Euros for your organs?!

Lecture and debate on the (un)desirability of financial incentives for organ and blood donations
Speaker
University
Johns Hopkins University, Baltimore (USA)
Chair
Economics
Speaker
University
Utrecht University
Chair
Psychology
Speaker
Faculty
Erasmus MC
University
Erasmus University Rotterdam
Start date

Thursday, 14 Feb 2019, 19:30

End date

Thursday, 14 Feb 2019, 21:30

Location
Arminius, Rotterdam
Anatomic profile of the human upper body

Erasmus University Rotterdam, the Royal Netherlands Economics Association and Arminius Rotterdam organised evening on the pros and cons of the radical idea that paying for organs and blood donations might save thousands of patients.

Paying for organs or blood for transplantation purposes is quite a radical idea. Although forbidden in most countries in the world Mario Macis argues it should not be a taboo. Instead, we should debate the pros and cons, informed by solid scientific evidence on the efficiency and morality of compensating organ and blood donors. 

Dilemmas and questions

Are economic incentives for body parts the solution for the thousands of patients who are waiting for an organ or blood that will save their lives? Why would someone want to sell his organs or blood? How effective could this be? How come many of us find it hard to think of this and act, or is there a deep moral ground to it? Will the solution work in the long run? And will people still be altruistic if one gets paid for their most valuable belongings? Are there any good reasons (not) to implement this in Dutch law?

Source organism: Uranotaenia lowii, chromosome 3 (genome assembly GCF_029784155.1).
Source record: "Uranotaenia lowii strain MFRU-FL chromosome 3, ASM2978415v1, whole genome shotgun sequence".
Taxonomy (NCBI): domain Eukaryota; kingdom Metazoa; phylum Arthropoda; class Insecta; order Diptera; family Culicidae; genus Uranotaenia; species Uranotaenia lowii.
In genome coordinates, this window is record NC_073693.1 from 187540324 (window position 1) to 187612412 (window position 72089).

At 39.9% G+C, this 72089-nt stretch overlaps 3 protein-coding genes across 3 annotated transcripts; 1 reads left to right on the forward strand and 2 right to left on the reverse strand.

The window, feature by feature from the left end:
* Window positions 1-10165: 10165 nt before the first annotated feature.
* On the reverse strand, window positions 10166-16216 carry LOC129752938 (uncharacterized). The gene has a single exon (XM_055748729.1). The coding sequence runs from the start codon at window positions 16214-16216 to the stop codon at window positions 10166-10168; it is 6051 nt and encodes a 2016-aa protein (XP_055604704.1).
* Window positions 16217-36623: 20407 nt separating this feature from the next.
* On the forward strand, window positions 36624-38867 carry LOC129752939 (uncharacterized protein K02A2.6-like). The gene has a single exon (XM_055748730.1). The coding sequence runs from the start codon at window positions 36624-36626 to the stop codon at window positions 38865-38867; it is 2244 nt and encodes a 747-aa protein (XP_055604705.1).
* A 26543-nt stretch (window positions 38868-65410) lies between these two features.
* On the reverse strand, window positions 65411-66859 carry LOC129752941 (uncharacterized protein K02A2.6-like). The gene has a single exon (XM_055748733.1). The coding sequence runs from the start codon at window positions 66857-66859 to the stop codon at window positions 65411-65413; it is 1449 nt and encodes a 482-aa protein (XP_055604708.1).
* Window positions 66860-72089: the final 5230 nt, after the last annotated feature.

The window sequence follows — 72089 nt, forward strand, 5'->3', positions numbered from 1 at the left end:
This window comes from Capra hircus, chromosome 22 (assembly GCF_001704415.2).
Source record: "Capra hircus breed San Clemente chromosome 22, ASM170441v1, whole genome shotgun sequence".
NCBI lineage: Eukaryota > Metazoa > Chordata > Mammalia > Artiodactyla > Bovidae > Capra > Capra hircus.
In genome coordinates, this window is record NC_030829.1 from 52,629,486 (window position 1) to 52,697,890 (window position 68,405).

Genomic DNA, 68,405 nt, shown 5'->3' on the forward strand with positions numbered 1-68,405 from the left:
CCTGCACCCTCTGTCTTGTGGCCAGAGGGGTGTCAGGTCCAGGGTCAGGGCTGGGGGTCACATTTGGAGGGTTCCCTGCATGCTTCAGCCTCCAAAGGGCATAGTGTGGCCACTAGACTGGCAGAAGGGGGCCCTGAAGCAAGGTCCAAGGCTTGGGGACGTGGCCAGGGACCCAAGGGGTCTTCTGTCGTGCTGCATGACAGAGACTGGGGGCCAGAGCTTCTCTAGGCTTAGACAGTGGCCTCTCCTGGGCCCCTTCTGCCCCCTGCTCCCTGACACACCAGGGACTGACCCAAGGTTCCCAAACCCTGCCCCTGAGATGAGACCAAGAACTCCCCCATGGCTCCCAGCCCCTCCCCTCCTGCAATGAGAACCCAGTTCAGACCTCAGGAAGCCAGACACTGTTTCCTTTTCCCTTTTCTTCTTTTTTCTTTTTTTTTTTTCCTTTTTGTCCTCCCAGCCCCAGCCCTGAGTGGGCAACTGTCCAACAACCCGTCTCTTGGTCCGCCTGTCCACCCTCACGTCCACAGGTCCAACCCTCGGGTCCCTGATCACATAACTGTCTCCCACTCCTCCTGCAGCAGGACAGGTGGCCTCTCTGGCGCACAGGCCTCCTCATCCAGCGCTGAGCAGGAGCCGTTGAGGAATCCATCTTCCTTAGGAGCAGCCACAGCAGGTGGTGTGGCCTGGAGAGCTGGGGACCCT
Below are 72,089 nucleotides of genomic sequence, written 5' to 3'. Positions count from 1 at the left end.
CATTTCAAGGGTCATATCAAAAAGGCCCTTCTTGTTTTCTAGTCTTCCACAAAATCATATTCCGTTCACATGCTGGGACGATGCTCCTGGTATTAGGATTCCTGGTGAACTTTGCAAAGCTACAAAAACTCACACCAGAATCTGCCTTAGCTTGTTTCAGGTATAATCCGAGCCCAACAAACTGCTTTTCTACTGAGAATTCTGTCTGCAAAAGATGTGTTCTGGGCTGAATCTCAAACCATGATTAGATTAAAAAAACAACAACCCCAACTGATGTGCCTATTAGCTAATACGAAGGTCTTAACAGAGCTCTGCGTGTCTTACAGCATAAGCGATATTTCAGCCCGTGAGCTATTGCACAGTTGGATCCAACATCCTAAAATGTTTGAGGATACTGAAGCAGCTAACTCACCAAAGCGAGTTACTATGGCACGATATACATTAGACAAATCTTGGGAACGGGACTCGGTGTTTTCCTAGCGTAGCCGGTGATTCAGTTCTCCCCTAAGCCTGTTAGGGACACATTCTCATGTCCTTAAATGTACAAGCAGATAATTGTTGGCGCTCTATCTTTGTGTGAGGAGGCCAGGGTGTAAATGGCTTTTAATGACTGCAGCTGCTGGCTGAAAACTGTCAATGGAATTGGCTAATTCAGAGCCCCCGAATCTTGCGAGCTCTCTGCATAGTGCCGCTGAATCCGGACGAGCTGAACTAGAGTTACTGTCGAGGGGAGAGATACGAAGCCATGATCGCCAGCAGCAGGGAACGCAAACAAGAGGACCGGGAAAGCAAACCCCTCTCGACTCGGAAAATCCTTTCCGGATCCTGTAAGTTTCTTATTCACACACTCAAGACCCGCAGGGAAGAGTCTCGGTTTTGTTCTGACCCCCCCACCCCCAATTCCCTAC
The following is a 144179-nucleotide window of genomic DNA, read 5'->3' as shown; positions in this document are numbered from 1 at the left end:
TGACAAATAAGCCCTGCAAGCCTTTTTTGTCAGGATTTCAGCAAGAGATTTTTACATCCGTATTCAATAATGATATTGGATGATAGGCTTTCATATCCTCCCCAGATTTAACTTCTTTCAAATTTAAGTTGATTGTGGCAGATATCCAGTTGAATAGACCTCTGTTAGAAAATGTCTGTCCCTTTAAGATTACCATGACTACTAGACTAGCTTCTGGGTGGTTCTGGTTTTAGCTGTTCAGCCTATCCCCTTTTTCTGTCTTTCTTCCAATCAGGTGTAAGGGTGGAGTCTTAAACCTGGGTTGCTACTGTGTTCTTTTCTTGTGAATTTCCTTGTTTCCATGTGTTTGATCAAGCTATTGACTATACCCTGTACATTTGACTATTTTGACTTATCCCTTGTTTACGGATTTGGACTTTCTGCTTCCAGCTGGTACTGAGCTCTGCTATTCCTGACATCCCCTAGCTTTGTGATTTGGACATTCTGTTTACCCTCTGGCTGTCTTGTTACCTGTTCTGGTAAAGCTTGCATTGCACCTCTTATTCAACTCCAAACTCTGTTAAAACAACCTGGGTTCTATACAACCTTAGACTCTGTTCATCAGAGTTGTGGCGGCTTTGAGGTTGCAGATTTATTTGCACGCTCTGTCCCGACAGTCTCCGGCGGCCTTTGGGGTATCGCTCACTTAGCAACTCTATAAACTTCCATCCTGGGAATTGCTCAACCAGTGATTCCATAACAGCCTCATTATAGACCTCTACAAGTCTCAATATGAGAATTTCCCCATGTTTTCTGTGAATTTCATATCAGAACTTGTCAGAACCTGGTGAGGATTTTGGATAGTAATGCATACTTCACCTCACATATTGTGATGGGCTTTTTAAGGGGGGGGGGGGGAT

Speakers

Mario Macis gave a lecture based on the research he did in this area in the past decade which was published in among others Science and the American Economic Review. The lecture was followed by a discussion with Denise De Ridder and Eline Bunnink and a Q&A with the audience.

The event was moderated by Robert Dur, Professor of Economics, Erasmus University Rotterdam and President of the Royal Netherlands Economics Association (KVS).